Brazilian President Michel Temer says he will not quit, amid allegations he authorised paying bribes to silence a witness in a huge corruption scandal.
“I will not resign. I know what I have done,” he said in a televised address.
Earlier, the Supreme Court approved an investigation into the allegations, but Mr Temer said he would prove his innocence.
Mr Temer took over office last year after the impeachment of his predecessor, Dilma Rousseff.
What is he accused of?
O Globo newspaper said Mr Temer had been recorded discussing payments to silence the jailed former Speaker Eduardo Cunha.
The recording is of a conversation between the president and Chairman Joesley Batista of meat giant JBS, made by Mr Batista using a hidden device, O Globo says.
When Mr Batista told Mr Temer he was paying Cunha to remain silent, the president was recorded saying, “You need to keep that up, okay?” the newspaper reported.
It did not say how it obtained the information, or what Mr Cunha was being asked to keep quiet about.
But Mr Temer hit back in his address, saying: “I never authorised any payments for someone to be silent. I did not buy anyone’s silence. I fear no accusations.”
Can he survive?
Mr Temer is already deeply unpopular in Brazil but his centre-right party has been able to govern as part of a coalition.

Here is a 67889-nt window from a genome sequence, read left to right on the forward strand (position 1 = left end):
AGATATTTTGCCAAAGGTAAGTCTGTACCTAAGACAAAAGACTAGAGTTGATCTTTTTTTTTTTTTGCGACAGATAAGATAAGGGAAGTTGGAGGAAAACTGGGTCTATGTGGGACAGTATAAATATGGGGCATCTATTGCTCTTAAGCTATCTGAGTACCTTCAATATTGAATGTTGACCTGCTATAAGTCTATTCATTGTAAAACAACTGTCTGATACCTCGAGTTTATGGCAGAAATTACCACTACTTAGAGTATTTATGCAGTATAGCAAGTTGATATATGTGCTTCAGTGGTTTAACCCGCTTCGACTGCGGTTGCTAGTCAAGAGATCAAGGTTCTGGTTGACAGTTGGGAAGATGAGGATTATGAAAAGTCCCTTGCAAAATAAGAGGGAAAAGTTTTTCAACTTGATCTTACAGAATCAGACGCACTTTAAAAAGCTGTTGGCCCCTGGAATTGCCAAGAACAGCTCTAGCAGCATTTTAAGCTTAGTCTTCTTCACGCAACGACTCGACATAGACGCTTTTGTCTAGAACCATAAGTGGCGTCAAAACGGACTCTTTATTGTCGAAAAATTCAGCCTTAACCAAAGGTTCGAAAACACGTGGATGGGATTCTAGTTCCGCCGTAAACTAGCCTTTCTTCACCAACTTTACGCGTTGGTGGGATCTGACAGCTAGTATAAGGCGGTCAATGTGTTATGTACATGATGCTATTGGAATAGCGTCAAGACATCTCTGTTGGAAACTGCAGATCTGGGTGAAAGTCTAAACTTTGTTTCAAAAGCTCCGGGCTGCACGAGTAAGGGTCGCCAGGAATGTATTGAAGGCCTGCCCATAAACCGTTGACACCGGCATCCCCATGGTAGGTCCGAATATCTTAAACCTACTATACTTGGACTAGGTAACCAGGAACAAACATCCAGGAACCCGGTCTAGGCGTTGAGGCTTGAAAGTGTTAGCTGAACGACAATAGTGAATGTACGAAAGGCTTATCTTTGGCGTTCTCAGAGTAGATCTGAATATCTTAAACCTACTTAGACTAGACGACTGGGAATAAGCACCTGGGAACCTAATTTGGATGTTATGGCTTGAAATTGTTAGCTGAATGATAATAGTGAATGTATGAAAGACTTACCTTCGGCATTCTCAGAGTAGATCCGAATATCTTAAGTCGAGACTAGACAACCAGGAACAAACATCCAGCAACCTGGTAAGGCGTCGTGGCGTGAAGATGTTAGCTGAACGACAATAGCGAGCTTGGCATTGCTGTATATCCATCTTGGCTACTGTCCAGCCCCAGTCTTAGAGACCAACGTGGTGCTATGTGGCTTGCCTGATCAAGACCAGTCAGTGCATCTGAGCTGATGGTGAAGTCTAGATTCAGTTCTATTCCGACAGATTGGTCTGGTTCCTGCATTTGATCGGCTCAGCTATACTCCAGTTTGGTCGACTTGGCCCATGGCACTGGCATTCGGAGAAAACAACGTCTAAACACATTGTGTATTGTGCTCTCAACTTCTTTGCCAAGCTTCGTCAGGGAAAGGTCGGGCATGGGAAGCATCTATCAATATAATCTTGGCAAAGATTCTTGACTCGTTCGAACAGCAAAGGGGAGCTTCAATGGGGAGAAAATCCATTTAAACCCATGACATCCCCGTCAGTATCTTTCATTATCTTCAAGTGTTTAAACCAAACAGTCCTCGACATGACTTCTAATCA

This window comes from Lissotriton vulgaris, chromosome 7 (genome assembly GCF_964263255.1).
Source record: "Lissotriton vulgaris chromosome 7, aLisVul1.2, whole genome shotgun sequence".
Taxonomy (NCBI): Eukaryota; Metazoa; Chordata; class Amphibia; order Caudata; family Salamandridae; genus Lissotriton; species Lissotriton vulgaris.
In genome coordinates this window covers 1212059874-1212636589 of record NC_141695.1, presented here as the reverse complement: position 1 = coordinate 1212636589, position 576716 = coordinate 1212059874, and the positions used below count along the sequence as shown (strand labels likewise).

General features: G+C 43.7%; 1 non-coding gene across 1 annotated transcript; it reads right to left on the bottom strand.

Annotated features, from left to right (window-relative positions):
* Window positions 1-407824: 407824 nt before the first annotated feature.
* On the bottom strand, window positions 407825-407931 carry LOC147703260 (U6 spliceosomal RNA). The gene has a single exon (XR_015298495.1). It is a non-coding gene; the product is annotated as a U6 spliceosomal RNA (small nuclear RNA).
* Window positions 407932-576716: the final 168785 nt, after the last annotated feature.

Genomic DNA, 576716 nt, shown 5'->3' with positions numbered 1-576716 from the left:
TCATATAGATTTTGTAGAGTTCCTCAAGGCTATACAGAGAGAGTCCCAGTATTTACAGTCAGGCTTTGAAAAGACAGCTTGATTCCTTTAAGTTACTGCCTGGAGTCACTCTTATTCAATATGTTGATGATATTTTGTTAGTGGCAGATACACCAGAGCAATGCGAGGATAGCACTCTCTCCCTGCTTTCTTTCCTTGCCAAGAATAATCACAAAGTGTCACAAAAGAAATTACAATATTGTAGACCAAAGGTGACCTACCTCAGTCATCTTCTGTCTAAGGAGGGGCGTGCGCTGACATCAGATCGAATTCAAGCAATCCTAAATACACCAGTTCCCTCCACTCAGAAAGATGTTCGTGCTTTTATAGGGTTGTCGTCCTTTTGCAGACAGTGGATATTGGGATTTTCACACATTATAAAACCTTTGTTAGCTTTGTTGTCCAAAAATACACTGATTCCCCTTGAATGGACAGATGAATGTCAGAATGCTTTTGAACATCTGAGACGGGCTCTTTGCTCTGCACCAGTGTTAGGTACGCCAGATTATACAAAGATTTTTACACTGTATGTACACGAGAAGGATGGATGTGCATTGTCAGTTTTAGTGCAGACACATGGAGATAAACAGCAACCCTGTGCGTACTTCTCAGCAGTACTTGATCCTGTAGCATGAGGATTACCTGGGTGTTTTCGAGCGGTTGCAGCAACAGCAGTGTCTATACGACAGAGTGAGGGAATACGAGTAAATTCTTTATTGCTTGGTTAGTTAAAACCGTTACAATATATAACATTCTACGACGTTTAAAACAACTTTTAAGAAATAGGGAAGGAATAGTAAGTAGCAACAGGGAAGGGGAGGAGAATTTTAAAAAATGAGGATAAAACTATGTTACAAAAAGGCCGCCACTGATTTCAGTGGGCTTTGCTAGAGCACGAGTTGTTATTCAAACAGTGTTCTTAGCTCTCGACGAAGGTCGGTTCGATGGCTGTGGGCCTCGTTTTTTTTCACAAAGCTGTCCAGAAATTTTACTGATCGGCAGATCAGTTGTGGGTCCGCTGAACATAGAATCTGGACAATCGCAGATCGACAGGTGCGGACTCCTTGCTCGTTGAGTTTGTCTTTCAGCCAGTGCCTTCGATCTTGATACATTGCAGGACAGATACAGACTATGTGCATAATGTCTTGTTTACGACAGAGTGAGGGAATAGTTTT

Opposition parties have been demanding snap elections and his impeachment.
Of more concern to Mr Temer may be signs of dissent within his administration, with a leader of his coalition allies, the social democrat PSDB, saying they were considering leaving the government.
Brazilians protest against President Michel Temer, holding up a sign reading
The allegations have rattled Brazilian markets, with investors concerned that if Mr Temer is forced out his efforts to pull the economy out of recession would be derailed.
The main Sao Paulo share index closed down 9% and the Brazilian currency suffered its worst day in 14 years.
What’s the wider picture?
It is the first time Mr Temer has become embroiled in the massive corruption inquiry known as Operation Car Wash.
The probe, launched in March 2014, centres on companies that were offered deals with state oil giant Petrobras in exchange for bribes, which were funnelled into politicians’ pockets and political party slush funds.
The scandal has engulfed Brazilian politics, with a third of Mr Temer’s cabinet under investigation for alleged corruption. Former President Luiz Inacio Lula da Silva is facing five charges.
The man Mr Temer allegedly condoned the bribery of – Eduardo Cunha – is in prison for corruption, money laundering and tax evasion.
Both men played a key role in the downfall of former President Rousseff, who was removed from office accused of illegally manipulating government accounts. She denies all the charges.